The Feminine Symptom: Aleatory Matter in the Aristotelian Cosmos

By Emanuela Bianchi | Go to book overview

CHAPTER SIX
Sexual Difference in Potentiality
and Actuality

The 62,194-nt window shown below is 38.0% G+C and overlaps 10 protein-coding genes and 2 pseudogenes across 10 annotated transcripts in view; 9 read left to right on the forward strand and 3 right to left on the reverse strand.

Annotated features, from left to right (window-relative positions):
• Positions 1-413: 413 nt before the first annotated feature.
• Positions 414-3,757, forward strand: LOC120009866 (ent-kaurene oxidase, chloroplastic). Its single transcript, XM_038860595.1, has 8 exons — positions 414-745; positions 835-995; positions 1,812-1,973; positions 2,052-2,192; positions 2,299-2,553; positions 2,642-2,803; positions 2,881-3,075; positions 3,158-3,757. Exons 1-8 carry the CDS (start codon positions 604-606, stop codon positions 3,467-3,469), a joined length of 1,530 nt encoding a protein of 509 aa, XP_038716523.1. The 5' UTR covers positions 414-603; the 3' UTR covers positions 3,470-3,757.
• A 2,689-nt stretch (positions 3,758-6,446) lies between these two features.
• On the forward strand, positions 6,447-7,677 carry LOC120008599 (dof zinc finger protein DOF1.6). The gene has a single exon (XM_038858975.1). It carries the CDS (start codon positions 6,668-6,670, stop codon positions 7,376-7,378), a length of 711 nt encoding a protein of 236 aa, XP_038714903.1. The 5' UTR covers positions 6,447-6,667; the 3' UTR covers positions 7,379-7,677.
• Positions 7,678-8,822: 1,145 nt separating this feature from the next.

At the start of Metaphysics VI.2 Aristotle gives an instructive summary of the “many ways” in which being is spoken (legetai pollachos). First, there is being according to accident, second, being according to the true (and not-being in the sense of the false), third, being according to the schemata of the categories (the “what,” the “how much,” the “where” and so on), and finally, besides all these, being according to dunamis and energeia.1 There is something of a teleological movement at work in this ordering, in which each account is surpassed by the next, and this is reflected in the movement of the Metaphysics over the next several books. The remainder of Book VI dispenses with being as accident, and being as truth, because, briefly put, “the cause of one is indeterminate [aoriston] and the other is an affection of thought.”2 Books VII and VIII offer a detailed investigation into categorial being in the primary sense of the “what”; here the operative question is: what constitutes the “what it is to be” (to ti ēn einai) or “essence” of primary substance which could ground the unity of a being conceived deictically as a “this”—the bronze sphere, or the living organism? Matter and form are each considered in turn as likely candidates, but the inquiry finally runs aground, and the matter-form schema is abandoned since neither can give the matter-form composite or “hylomorph”—the “this” that is Aristotle’s concern—the requisite ground for its unity. In Book IX he turns finally to the last of the four modalities of being listed in VI.2: being according to potentiality and actuality, or dunamis and energeia. (As in previous chapters I leave these terms mostly untranslated, since dunamis may be

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